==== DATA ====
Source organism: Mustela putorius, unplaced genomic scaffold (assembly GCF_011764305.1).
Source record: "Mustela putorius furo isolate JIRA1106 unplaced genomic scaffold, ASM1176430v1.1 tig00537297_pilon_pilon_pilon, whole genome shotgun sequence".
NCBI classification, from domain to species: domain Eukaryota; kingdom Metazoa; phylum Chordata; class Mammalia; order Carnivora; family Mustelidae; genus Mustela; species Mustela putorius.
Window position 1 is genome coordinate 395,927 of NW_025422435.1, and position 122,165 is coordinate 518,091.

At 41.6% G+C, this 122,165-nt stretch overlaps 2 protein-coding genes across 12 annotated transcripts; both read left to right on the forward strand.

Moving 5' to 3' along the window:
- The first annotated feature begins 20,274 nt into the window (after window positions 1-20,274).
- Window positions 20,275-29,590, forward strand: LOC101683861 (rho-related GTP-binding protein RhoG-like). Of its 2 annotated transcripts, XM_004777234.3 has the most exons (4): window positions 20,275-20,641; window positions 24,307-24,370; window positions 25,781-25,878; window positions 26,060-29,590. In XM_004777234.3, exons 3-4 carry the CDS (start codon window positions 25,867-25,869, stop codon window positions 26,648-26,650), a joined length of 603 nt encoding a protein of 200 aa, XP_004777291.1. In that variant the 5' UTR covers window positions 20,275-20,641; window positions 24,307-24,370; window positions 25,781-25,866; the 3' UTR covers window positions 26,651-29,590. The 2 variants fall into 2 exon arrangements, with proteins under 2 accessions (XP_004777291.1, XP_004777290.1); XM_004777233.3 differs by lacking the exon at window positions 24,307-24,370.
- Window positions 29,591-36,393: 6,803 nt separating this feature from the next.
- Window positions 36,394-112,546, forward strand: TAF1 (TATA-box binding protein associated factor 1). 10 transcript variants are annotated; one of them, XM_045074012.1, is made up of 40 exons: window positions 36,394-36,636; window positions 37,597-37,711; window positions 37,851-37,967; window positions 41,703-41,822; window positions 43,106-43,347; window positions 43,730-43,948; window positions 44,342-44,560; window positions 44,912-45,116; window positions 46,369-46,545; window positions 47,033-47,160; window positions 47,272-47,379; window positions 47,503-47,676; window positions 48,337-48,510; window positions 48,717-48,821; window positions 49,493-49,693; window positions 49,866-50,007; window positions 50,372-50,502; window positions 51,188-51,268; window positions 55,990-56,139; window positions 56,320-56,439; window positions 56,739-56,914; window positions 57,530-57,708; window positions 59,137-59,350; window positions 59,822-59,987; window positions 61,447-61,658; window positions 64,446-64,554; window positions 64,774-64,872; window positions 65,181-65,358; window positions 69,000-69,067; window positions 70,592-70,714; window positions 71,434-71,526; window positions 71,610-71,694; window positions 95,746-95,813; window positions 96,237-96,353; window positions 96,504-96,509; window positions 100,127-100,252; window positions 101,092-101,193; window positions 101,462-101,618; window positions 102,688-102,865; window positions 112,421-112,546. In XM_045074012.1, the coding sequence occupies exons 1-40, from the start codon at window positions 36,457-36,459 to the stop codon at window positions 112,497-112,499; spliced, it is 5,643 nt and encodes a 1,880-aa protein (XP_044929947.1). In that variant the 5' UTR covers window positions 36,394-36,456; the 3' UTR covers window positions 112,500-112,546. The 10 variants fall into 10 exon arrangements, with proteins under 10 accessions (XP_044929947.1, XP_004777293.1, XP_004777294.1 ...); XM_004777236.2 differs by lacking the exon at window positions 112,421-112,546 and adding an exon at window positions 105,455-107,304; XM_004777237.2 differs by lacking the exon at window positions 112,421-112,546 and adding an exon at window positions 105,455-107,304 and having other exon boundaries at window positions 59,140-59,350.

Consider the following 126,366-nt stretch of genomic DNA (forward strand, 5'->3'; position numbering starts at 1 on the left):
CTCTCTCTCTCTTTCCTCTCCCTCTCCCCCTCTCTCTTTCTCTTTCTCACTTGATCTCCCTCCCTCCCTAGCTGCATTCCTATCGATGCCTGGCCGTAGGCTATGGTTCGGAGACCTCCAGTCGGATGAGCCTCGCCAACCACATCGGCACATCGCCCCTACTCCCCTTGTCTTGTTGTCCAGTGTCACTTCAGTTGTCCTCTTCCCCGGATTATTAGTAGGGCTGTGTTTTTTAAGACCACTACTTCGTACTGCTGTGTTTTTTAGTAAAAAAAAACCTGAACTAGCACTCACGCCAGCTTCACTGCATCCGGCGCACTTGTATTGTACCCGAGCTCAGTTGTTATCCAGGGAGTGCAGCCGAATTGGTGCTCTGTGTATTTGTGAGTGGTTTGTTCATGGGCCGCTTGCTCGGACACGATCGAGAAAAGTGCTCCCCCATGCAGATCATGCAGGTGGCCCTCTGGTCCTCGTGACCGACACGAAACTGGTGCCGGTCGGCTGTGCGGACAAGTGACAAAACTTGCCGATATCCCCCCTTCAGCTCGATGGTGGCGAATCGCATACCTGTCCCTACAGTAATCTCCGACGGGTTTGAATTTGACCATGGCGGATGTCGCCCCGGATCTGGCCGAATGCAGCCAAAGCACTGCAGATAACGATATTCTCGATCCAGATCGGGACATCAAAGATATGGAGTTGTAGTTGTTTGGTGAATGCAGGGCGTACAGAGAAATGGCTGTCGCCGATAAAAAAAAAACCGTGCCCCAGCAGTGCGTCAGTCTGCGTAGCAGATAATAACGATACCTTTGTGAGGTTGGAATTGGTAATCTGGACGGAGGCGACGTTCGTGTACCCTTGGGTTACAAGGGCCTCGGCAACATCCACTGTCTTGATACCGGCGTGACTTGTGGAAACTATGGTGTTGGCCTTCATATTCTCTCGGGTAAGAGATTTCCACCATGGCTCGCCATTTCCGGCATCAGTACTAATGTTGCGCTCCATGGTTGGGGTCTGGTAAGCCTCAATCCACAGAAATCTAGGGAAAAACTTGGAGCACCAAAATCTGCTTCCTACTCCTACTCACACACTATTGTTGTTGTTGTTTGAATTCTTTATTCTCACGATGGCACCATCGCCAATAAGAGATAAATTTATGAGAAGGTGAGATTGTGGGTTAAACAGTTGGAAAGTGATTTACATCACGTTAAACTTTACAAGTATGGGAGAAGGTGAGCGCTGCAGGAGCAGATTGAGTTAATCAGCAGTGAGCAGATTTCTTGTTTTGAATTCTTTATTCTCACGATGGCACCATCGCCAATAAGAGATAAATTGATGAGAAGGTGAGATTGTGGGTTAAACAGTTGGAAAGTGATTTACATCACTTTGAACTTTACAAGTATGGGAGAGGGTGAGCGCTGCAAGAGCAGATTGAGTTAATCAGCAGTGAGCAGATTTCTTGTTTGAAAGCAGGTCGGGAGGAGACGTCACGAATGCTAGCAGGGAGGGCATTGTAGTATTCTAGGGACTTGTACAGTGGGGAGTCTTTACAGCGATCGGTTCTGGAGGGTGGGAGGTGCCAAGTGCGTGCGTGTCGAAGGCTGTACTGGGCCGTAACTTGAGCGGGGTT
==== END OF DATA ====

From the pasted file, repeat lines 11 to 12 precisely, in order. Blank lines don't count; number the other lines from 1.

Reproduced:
Consider the following 126,366-nt stretch of genomic DNA (forward strand, 5'->3'; position numbering starts at 1 on the left):
CTCTCTCTCTCTTTCCTCTCCCTCTCCCCCTCTCTCTTTCTCTTTCTCACTTGATCTCCCTCCCTCCCTAGCTGCATTCCTATCGATGCCTGGCCGTAGGCTATGGTTCGGAGACCTCCAGTCGGATGAGCCTCGCCAACCACATCGGCACATCGCCCCTACTCCCCTTGTCTTGTTGTCCAGTGTCACTTCAGTTGTCCTCTTCCCCGGATTATTAGTAGGGCTGTGTTTTTTAAGACCACTACTTCGTACTGCTGTGTTTTTTAGTAAAAAAAAACCTGAACTAGCACTCACGCCAGCTTCACTGCATCCGGCGCACTTGTATTGTACCCGAGCTCAGTTGTTATCCAGGGAGTGCAGCCGAATTGGTGCTCTGTGTATTTGTGAGTGGTTTGTTCATGGGCCGCTTGCTCGGACACGATCGAGAAAAGTGCTCCCCCATGCAGATCATGCAGGTGGCCCTCTGGTCCTCGTGACCGACACGAAACTGGTGCCGGTCGGCTGTGCGGACAAGTGACAAAACTTGCCGATATCCCCCCTTCAGCTCGATGGTGGCGAATCGCATACCTGTCCCTACAGTAATCTCCGACGGGTTTGAATTTGACCATGGCGGATGTCGCCCCGGATCTGGCCGAATGCAGCCAAAGCACTGCAGATAACGATATTCTCGATCCAGATCGGGACATCAAAGATATGGAGTTGTAGTTGTTTGGTGAATGCAGGGCGTACAGAGAAATGGCTGTCGCCGATAAAAAAAAAACCGTGCCCCAGCAGTGCGTCAGTCTGCGTAGCAGATAATAACGATACCTTTGTGAGGTTGGAATTGGTAATCTGGACGGAGGCGACGTTCGTGTACCCTTGGGTTACAAGGGCCTCGGCAACATCCACTGTCTTGATACCGGCGTGACTTGTGGAAACTATGGTGTTGGCCTTCATATTCTCTCGGGTAAGAGATTTCCACCATGGCTCGCCATTTCCGGCATCAGTACTAATGTTGCGCTCCATGGTTGGGGTCTGGTAAGCCTCAATCCACAGAAATCTAGGGAAAAACTTGGAGCACCAAAATCTGCTTCCTACTCCTACTCACACACTATTGTTGTTGTTGTTTGAATTCTTTATTCTCACGATGGCACCATCGCCAATAAGAGATAAATTTATGAGAAGGTGAGATTGTGGGTTAAACAGTTGGAAAGTGATTTACATCACGTTAAACTTTACAAGTATGGGAGAAGGTGAGCGCTGCAGGAGCAGATTGAGTTAATCAGCAGTGAGCAGATTTCTTGTTTTGAATTCTTTATTCTCACGATGGCACCATCGCCAATAAGAGATAAATTGATGAGAAGGTGAGATTGTGGGTTAAACAGTTGGAAAGTGATTTACATCACTTTGAACTTTACAAGTATGGGAGAGGGTGAGCGCTGCAAGAGCAGATTGAGTTAATCAGCAGTGAGCAGATTTCTTGTTTGAAAGCAGGTCGGGAGGAGACGTCACGAATGCTAGCAGGGAGGGCATTGTAGTATTCTAGGGACTTGTACAGTGGGGAGTCTTTACAGCGATCGGTTCTGGAGGGTGGGAGGTGCCAAGTGCGTGCGTGTCGAAGGCTGTACTGGGCCGTAACTTGAGCGGGGTT